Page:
US hit by massive data
Visitors to child porn honeypot completely failed to hide their identity Wikimedia Commons

Paedophiles searching the dark web for child pornography are giving the illegal websites their real names and email addresses - some even let a site install a file-scanning programme onto their computer.

They also used easily-guessable passwords, were upfront and honest about what depraved material they were looking for, and spoke about online communities and forums dedicated to child abuse.

This is according to an internet security researcher who ran a honeypot website claiming to contain pornographic images of children.

The website, hidden from search engines like Google and only accessible through the anonymising Tor web browser, was joined by two more created by the same researcher - one claiming to sell counterfeit documents and another claiming to sell drugs.

'Shockingly high' traffic

Posting his findings on Geek Slop, the unnamed researcher said traffic to the paedophile website was "shockingly high - magnitudes higher than traffic on the counterfeiting and drug honeypot sites. After the first five days, the counterfeiting site had two registrations while the faux drug sales site saw six registrations. Both sites saw hundreds of visitors. The paedophile site however, saw several thousand visitors in just five days and brought in over 200 member registrations."

The two other honeypots saw no new member registrations after the first five days. This could be because the researcher required an email address - a rare request on the dark web. But in the same time frame the paedophile site attracted over 1,000 visitors every day, and by the end of the 14-day experiment it had a database of nearly 700 registered users.

"Out of hundreds of registrations, only a single user complained about having to use their email address to register," the researcher said.

Using language like "community" and "friendship" on the site's home and registration pages (none of which contained any illegal material, or direct mentions of it), "a surprising number of paedophiles freely provided their Clearnet [the regular, Google-searchable internet] email addresses as their username. The number of legit email addresses was astounding."

Many passwords used by registered members contained phrases linked to child pornography, and a "comments, suggestions and preference," field included on the registration form revealed the "deeply unsettling" nature of what visitors were looking for.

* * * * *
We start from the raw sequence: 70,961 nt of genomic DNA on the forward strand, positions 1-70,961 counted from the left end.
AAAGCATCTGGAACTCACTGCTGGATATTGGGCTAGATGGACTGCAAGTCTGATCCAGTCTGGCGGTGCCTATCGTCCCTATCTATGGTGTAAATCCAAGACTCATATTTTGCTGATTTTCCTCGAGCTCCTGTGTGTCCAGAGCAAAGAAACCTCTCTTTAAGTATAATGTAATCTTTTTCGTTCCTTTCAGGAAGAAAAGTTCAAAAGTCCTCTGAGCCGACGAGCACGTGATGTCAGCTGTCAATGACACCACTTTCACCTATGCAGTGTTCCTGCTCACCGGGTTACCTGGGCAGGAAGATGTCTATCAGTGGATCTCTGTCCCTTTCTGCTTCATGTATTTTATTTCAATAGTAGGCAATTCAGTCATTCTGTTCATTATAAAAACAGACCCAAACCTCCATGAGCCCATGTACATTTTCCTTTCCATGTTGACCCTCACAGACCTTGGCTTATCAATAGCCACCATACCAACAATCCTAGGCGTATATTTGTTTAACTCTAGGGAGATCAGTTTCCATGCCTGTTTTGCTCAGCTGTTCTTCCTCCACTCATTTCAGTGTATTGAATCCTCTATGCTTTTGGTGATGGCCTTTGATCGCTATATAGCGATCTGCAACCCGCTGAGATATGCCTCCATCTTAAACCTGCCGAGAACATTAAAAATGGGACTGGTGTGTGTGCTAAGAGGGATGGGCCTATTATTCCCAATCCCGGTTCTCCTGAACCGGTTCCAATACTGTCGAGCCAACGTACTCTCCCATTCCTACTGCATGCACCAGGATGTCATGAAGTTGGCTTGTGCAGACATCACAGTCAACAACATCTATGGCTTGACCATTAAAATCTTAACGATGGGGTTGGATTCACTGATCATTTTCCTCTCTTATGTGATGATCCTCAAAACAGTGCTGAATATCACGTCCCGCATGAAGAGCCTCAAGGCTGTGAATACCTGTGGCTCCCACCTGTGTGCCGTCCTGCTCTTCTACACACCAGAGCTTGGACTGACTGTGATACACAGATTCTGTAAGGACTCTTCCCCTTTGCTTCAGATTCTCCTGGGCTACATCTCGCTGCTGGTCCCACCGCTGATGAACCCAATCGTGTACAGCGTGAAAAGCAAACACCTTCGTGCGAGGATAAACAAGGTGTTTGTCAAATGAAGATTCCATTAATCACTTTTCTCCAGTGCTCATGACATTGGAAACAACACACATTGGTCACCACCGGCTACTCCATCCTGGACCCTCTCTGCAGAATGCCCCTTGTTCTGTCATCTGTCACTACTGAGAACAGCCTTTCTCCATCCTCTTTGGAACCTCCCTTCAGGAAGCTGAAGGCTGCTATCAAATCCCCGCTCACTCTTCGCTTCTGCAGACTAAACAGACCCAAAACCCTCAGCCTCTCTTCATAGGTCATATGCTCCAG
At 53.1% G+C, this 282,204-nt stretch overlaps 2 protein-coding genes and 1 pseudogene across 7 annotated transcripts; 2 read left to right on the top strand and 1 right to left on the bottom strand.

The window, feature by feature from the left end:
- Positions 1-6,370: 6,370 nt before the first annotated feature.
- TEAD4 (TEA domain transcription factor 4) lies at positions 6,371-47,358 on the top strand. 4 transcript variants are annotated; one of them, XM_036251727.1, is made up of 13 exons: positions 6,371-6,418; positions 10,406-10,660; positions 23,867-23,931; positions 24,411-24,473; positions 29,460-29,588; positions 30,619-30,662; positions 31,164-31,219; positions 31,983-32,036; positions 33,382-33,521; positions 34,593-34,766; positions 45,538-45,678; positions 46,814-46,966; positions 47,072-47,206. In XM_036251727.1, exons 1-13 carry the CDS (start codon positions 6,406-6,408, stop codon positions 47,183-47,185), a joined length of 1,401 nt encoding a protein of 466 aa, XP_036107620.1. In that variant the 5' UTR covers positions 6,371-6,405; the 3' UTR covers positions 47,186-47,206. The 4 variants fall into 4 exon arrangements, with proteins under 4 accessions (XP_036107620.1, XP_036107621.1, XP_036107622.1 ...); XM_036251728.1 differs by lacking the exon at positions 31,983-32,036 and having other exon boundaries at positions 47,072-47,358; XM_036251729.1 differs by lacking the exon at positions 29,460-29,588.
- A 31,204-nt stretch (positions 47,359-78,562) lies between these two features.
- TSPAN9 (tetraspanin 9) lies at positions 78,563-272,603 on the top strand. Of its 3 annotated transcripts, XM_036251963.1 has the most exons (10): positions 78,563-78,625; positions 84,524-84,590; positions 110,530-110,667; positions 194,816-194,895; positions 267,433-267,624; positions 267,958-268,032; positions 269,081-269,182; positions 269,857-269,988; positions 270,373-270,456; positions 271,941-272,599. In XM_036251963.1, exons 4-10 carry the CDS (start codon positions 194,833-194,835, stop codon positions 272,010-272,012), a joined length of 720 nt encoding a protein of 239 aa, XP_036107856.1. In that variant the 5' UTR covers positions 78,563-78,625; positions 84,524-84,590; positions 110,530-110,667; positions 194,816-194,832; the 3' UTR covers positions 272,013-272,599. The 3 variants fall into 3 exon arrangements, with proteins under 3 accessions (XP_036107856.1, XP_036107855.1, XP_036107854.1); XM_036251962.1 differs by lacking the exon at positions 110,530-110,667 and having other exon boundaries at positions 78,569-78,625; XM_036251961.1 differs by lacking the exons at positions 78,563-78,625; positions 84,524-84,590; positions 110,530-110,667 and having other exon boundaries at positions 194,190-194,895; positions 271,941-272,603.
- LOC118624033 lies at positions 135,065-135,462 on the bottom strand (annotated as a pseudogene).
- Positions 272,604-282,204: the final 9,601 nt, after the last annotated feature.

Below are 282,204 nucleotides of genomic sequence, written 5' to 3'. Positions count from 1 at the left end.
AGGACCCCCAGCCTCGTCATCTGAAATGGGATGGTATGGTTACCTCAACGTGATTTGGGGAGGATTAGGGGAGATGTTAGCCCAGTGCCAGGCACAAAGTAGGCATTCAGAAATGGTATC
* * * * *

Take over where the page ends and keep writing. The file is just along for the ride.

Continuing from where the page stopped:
Such requests included:

  • "girls 11-14"
  • "I like girls age 8-13"
  • "girls, 6-12"
  • "love young girls"

Passwords chosen by users were equally unsettling:

  • DeeplyDisturbed0
  • godhatesme
  • doctorsatan999
  • lolitaporn

Some signed up to the honeypot hoping for more than just photos and videos; they asked for a "dating service" to lure children in, the researcher claims.

"Will you offer dating?" one registered user asked.

In another instance a user said: "Hi I'm a married dad of three. I'm looking forward to joining in and sharing in the community."

Deeply unsettling

"Many freely told me what type of content they preferred", the researcher said. "Their crass and frank attitudes as if all of this were perfectly normal, was deeply unsettling."

The site's internal private messaging system also revealed how unremarkable its users thought their actions were. They begged the site administrator to give them full access to the site (membership worked in tiers, with the top tier only accessible to users who allowed their computer to be scanned for security vulnerabilities).

"Site seems cool, and useful," said one member. "Interesting site concept. Looking forward to exploring it. Thanks," and "Just browsing around. Friendly, like-minded 20 year old chap," said two others.

Some were more direct: "I am a pedo lover. Hope to be friends with you. I like little girls age 8-13."

By monitoring site traffic and convincing some users to click on a link to the Clearnet, exposing their IP address and more personal information, the researcher was able to build partial identities of visitors to the honeypot. He twice contacted the FBI to say what he was doing and offered all the data he had collected, but had no response

Security scanner revealed users' names

The researcher's final act before shutting down all three honeypots was to introduce a 'security scanner' - a small Windows programme claimed to be used to ensure the computers and web connections of the site's highest tier of members were safe and secure, enhancing the encryption and anonymity for all.

Items recorded included the machine's true external IP address and host name, the internal IP address, the OS and version, number of CPUs, user domain, all local networking interfaces and their IP addresses, the Windows username of the logged in user, a list of drive devices and their status, the path to the browser's cookie file, all installed software on the machine, all running processes on the machine, and a sample of file names from their My Pictures directory.

"Dozens" of users installed and voluntarily ran the scanner, accounting for between 4-7% of the site's user base. Only one user cancelled the scanner before it completed its work, but then they immediately reopened it and let it run to completion.

After 14 days, the three sites were shut down with no notice or explanation. The researcher concluded: "No matter how much I wanted to scare the holy s**t out of those who had been identified, I decided to depart quietly and leave the playing field open for other security researchers."